JJM: That's been kind of a subtext (if not outright theme) of a lot of my stories for Wild Cards, so it is familiar turf for me. I'm not done with it yet; it's a profound theme with a lot of angles to examine and I've tried to do some of that even with my American Hero blog commentaries when you get to know a little about Simoon before you learn about her ultimate fate. Although, I must say, you don't know her ultimate fate yet. That's a hint.

What is there about this genre -- superhero adventure -- that appeals to you? Is there latitude to tell different kinds of stories than you might in other genres of SF or fantasy?
KAM: I think the thing I like about superhero fiction is that it's a melange of genres, science fiction and fantasy and magical realism. Where else can you have a witch, a robot and a mystic all sharing the same stage and all making sense?

The wonderful thing about the Wild Card is that it allows latitude to tell all these stories and give them a common explanation. If I were to be telling the story in another superhero universe, Rosa Loteria's deck would be magic, as opposed to magical only for her. Meanwhile, Jetman's pulp-era comic book science works for him. And Rustbelt gets to be a joker rather than just a golem some kid welded in metal shop. Things fit together in a way they wouldn't otherwise.

SLF: To me, it's about The Gift, which is part of a lot of fantasy. You explore what happens to an ordinary individual when he or she is suddenly no longer ordinary. How does it change you? How do you deal with that? Here's a character who has been given The Gift, whatever it happens to be: super-strength, invulnerability, flight, the ability to remove calories from chocolate …

Oh, sorry. That last one was just wish fulfillment.

JJM: I love fantasy. This is a 21st century version of fantasy. The specific appeal of Wild Card is that you can take our humdrum, everyday world, and play with it, mold it so that it's more the way you'd like it to be in big and little ways. For example, in the Wild Card world, the Dodgers never abandoned Brooklyn. To some people, that may be a little thing. To me, it's enormous.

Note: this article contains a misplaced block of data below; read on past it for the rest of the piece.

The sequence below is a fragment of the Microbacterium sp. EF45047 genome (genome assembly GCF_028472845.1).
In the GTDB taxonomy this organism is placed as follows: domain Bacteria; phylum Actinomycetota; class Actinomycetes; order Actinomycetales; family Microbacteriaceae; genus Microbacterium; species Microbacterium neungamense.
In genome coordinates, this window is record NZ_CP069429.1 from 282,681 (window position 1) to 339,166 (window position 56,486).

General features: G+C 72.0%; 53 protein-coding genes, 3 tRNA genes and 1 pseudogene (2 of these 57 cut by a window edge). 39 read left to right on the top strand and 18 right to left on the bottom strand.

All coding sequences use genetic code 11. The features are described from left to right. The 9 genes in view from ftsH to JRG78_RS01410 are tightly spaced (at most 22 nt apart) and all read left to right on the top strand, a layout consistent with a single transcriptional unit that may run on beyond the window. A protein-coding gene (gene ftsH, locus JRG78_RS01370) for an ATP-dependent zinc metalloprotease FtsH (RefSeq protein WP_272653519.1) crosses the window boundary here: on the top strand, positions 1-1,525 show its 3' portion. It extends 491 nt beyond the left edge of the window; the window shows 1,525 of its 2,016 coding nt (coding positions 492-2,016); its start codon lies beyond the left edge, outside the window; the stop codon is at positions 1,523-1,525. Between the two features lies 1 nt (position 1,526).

The original Wild Cards stories largely emerged from a group roleplaying game. Do any of you still game?
JJM: Many of the original gamers still game, though my wife and I have largely fallen out of it.

SLF: Not any more, but I did for many years. I never enjoyed playing anywhere near as much as I did running the game. To me, running an RPG game is like creating a novel where the characters are free to do as they wish.

KAM: I still run a game biweekly for my friends. It's a fun outlet and also a good way to flex the storytelling muscles.

What other projects are you working on between Wild Cards stories?
JJM: I've handed in my manuscript for Green Ronin Press' Wild Card Roleplaying Worldbook (for the Mutants & Masterminds game system), which should see publication this summer.

I'm back to work at my novel, Black Train Coming, a fantasy about vampires, a race of immortal dogs, and other strange creatures, set in a West Virginia coal mining camp in the early 1920s, wherein the bloodsucking capitalists are, actually, bloodsucking capitalists.

I also have a novella set in the same universe, only about 800 years in the future, called "A Knight in Summer Long Ago, or, Cruel Sisters," about halfway done, as well as a hard-boiled detective story set in contemporary New Mexico with Judas Iscariot as the hard-boiled detective.

SLF: I'm working on a fantasy series. I've completed the Cloudmages trilogy (Holder Of Lightning, Mage Of Clouds and Heir Of Stone, all out from DAW Books), which was a Celtic-based generational fantasy. Now I'm working on a more Renaissance-based series called the Nessantico Cycle -- the first book of that has just been released (in February '08) from DAW Books, entitled A Magic Of Twilight. It's received great reviews so far [read our review]. I'm currently working on the next book in the cycle: A Magic Of Nightfall.

KAM: I've got a short story I want to do for another anthology if I find time, and some other projects I'm working on pitching to publishers but can't talk about just yet. There's also a film adaptation that's being done of one of my short stories, "Clove Smoke."

Mostly things brewing and irons in the fire at this point. My story in Busted Flush is the only one I can announce as upcoming just now.

And there you have it. SFRevu would like to thank John, S.L. and Kevin for this interview. Be sure to read Inside Straight and visit the American Hero site.